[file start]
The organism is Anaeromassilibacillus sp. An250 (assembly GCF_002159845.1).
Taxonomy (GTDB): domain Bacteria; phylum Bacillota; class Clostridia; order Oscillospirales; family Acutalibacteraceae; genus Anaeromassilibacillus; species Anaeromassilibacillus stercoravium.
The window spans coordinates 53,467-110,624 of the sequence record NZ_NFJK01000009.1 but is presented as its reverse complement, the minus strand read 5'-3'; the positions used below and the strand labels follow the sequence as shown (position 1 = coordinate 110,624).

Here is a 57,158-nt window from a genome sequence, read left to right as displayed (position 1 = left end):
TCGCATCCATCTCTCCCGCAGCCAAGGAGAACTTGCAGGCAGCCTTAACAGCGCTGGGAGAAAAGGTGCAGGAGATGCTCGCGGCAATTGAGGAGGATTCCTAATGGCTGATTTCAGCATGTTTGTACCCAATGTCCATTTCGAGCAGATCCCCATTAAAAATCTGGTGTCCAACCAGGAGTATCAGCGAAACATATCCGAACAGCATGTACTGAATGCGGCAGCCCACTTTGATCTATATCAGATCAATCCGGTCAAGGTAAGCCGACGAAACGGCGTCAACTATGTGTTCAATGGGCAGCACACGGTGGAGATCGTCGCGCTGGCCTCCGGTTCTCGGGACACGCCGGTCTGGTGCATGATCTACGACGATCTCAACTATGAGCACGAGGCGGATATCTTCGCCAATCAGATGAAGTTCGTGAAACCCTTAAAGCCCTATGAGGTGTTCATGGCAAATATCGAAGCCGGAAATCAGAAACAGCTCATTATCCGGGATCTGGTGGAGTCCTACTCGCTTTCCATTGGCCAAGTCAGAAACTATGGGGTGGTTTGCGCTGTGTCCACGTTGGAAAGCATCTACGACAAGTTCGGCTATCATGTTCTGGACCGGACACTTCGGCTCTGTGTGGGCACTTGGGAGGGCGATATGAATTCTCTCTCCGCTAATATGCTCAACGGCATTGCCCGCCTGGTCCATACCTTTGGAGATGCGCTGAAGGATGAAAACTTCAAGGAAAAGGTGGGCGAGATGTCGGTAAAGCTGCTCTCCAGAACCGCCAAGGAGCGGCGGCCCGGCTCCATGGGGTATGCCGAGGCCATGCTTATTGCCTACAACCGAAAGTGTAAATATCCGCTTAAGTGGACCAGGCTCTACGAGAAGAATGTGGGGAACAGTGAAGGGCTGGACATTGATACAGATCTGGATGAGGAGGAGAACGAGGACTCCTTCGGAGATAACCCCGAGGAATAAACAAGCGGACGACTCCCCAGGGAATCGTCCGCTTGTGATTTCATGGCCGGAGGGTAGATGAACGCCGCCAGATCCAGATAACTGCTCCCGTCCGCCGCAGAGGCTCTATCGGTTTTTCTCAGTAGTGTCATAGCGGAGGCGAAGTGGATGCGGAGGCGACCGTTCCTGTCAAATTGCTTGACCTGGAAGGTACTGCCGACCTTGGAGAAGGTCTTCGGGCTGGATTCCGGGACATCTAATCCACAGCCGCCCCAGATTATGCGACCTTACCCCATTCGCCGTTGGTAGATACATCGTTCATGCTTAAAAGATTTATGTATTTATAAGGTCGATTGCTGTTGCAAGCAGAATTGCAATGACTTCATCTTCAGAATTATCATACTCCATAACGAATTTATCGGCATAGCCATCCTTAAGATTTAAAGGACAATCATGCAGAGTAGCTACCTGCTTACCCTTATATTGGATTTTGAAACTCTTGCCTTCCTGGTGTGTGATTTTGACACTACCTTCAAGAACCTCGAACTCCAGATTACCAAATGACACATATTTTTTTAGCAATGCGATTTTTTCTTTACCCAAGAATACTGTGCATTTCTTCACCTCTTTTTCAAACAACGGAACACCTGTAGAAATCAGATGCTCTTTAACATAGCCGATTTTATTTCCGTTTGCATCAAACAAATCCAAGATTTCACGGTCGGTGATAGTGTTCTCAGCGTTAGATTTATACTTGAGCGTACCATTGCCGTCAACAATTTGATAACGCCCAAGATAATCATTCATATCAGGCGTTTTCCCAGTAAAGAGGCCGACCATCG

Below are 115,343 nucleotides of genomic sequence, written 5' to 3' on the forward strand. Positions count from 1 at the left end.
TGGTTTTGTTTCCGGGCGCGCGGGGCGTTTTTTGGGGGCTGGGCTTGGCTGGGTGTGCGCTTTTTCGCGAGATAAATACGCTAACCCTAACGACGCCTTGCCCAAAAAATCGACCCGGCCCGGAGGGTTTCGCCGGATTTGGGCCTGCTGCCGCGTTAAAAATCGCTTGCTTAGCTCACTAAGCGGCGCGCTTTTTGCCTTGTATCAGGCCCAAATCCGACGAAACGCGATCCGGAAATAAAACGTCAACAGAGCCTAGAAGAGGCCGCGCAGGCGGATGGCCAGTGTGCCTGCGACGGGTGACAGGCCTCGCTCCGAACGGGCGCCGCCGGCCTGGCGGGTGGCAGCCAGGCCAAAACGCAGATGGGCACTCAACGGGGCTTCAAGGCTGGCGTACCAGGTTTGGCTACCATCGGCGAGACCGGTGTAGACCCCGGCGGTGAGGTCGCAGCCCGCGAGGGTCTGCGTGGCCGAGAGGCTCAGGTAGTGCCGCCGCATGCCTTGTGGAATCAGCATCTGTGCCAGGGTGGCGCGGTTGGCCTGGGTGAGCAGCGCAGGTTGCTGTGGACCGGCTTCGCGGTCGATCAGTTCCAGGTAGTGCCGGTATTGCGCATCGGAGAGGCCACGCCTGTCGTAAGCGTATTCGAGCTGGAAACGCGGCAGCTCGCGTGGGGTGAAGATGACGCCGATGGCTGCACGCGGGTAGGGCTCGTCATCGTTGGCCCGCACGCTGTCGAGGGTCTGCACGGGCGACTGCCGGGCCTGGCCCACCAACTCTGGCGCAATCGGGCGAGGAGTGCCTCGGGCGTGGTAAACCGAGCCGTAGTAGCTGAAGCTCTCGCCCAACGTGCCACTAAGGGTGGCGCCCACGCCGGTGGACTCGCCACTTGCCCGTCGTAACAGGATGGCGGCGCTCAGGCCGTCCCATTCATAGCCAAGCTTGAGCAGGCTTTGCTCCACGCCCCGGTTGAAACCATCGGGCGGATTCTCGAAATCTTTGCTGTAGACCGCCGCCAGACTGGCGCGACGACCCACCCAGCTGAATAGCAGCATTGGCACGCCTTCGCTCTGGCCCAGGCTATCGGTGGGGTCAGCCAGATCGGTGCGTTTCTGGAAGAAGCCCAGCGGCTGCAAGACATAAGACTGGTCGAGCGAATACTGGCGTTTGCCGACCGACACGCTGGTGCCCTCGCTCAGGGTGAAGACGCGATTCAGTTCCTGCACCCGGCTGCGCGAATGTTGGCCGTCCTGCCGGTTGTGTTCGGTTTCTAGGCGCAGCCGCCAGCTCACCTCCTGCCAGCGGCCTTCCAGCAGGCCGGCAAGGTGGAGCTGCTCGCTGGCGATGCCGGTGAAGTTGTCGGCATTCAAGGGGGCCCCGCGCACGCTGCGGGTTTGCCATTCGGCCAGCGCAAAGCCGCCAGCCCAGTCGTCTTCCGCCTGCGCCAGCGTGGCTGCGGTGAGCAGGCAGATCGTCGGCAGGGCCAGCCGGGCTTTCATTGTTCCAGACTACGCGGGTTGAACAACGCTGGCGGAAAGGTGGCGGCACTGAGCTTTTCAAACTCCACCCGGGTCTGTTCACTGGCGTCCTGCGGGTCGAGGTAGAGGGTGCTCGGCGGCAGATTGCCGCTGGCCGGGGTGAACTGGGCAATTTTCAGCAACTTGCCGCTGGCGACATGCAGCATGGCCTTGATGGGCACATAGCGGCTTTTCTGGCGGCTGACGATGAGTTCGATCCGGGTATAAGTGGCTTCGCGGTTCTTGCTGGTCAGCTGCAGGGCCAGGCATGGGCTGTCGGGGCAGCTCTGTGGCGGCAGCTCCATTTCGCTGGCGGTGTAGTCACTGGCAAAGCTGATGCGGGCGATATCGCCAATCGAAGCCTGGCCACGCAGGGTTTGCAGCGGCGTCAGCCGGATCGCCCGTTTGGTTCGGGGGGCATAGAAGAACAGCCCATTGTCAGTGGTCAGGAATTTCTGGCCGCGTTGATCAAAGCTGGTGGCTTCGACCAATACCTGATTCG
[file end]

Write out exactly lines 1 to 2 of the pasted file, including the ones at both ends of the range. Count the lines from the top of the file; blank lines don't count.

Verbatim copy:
The organism is Anaeromassilibacillus sp. An250 (assembly GCF_002159845.1).
Taxonomy (GTDB): domain Bacteria; phylum Bacillota; class Clostridia; order Oscillospirales; family Acutalibacteraceae; genus Anaeromassilibacillus; species Anaeromassilibacillus stercoravium.